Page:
Chin Up in the Downswing

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Chin Up in the Downswing: Home Prices Creep Back Up; Dollar General Sees Some Green; Economist Says Media Too Negative

March 24, 2009 05:15 PM
by Anne Szustek
Figures from the Federal Housing Finance Agency show home prices recovering during January. Discount chain Dollar General is booming during the recession and a Chicago economist says the financial media is being needlessly negative.

House Prices Back on the Rise

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In a sign of possible recovery in the housing markets, prices of U.S. homes rose by 1.7 percent in January; according to statistics from the Federal Housing Finance Agency, this marks the first increase since February 2008. Home prices remained nearly flat during December 2008, declining only 0.2 percent. This shows a positive trend at the tail end of the 12-month period ending in January, during which prices of U.S. homes dropped 6.3 percent.

Thrifty Shoppers Turn to Dollar General

Discount retail chain Dollar General posted fourth-quarter 2008 earnings of $81.85 million, marking a 48 percent year-on-year increase from the fourth quarter of 2007. The store also posted a sharp y-o-y uptake in revenue: $2.85 billion during the quarter ending Jan. 1, 2009, 11.2 percent higher than fourth-quarter 2007. Dollar General, which has stores in 32 states, prices a significant portion of its inventory at or below $1. CEO Rick Dreiling said that business model is one reason why the store has weathered the recession so well, as well as streamlining the store’s distribution methods. “Importantly, we were able to achieve these improvements despite the increasingly difficult economic conditions,” Dreiling was quoted as saying by Nashville Business Journal. “We are pleased with the current momentum in our business, and we intend to focus on driving continued success in 2009.”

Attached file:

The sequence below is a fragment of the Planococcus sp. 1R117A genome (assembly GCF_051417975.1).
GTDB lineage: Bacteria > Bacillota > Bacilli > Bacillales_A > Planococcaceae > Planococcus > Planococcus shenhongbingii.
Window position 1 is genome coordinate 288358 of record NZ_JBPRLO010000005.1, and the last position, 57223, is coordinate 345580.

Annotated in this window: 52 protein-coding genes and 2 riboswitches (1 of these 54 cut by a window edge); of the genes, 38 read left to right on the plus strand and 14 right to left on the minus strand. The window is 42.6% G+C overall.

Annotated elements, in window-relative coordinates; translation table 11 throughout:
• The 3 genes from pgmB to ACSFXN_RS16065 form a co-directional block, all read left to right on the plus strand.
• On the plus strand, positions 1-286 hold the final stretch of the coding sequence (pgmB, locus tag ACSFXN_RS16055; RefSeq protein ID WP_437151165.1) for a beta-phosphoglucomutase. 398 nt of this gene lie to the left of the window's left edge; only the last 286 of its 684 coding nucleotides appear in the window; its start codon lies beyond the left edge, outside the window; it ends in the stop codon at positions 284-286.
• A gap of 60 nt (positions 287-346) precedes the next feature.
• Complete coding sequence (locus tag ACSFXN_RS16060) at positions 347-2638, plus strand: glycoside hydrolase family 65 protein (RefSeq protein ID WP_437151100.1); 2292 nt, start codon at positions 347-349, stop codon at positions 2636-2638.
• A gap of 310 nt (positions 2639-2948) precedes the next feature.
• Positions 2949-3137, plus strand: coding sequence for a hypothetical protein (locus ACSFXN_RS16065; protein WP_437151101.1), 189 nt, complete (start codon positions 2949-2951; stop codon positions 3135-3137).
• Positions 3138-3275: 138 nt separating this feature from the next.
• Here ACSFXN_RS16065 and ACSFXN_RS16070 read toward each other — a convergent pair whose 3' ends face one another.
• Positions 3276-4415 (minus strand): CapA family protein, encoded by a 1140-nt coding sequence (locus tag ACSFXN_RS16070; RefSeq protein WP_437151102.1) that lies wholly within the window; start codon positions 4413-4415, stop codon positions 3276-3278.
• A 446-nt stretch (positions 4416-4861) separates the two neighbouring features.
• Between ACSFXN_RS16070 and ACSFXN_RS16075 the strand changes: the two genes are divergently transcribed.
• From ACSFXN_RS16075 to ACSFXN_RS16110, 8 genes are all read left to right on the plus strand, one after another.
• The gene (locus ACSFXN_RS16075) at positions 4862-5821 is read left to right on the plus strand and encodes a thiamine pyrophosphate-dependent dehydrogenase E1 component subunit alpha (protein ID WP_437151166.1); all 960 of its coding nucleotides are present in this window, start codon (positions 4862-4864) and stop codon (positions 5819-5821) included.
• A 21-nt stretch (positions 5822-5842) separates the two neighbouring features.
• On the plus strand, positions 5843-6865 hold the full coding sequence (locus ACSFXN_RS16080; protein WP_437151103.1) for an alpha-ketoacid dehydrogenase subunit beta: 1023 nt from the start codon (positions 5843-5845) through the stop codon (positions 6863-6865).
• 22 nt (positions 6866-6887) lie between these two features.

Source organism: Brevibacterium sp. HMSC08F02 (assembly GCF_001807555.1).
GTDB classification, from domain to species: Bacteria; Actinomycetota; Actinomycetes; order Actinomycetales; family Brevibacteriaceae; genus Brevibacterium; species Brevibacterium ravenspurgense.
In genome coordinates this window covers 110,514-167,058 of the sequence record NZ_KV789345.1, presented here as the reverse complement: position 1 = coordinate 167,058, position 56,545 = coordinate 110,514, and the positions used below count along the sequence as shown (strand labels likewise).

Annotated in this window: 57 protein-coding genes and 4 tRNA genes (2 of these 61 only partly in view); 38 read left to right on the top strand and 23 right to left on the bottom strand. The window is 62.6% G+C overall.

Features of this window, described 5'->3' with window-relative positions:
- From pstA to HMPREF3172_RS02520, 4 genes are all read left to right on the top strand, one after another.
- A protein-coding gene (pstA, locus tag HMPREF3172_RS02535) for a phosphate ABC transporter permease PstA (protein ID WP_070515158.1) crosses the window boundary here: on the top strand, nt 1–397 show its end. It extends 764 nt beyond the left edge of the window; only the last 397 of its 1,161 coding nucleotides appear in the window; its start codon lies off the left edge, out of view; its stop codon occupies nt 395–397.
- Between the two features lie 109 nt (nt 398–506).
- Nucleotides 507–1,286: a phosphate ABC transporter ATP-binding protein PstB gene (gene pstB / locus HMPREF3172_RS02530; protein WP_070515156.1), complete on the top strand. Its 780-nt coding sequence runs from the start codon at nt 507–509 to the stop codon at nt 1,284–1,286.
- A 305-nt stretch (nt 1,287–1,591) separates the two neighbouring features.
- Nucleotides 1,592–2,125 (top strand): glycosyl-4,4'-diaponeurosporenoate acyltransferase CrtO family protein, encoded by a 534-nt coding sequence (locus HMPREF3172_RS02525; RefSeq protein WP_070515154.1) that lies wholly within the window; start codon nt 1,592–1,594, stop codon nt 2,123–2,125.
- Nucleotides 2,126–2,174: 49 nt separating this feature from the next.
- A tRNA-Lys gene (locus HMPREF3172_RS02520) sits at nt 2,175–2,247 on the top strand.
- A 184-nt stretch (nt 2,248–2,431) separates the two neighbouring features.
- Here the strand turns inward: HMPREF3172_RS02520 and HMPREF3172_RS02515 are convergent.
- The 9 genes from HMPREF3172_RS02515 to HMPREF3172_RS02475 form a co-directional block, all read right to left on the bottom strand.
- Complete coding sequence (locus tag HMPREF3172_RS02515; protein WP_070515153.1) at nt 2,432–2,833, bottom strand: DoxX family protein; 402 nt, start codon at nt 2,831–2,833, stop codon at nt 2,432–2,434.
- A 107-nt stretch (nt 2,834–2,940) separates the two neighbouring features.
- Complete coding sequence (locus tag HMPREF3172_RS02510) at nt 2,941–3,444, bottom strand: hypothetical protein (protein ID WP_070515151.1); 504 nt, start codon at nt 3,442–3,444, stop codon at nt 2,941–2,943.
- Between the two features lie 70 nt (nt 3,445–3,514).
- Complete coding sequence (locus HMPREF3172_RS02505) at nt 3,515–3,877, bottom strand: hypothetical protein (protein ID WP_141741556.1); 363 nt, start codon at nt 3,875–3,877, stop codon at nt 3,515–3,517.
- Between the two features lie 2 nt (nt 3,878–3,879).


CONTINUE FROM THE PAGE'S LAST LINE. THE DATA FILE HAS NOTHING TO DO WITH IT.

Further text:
News Story on Chicago Skyscrapers Accentuates the Negative

In a Seeking Alpha post, University of Chicago economics professor Casey B. Mulligan points out that a Reuters article on Chicago skyscraper construction puts a negative spin on the data rather than the overwhelmingly positive conclusion that could be drawn. “Eleven percent of global skyscraper construction has been halted. I think that means that 89 percent continues. In the U.S., it's 10 percent halted and 90 percent is continuing.” Mulligan writes. He also notes that in Chicago, some of the skyscrapers slated for construction were residential complexes, and given that there’s a glut of housing on the Chicago market, construction in that sector should have slowed anyway. “It is remarkable that 90 percent of skyscrapers continue to go up,” he concludes.
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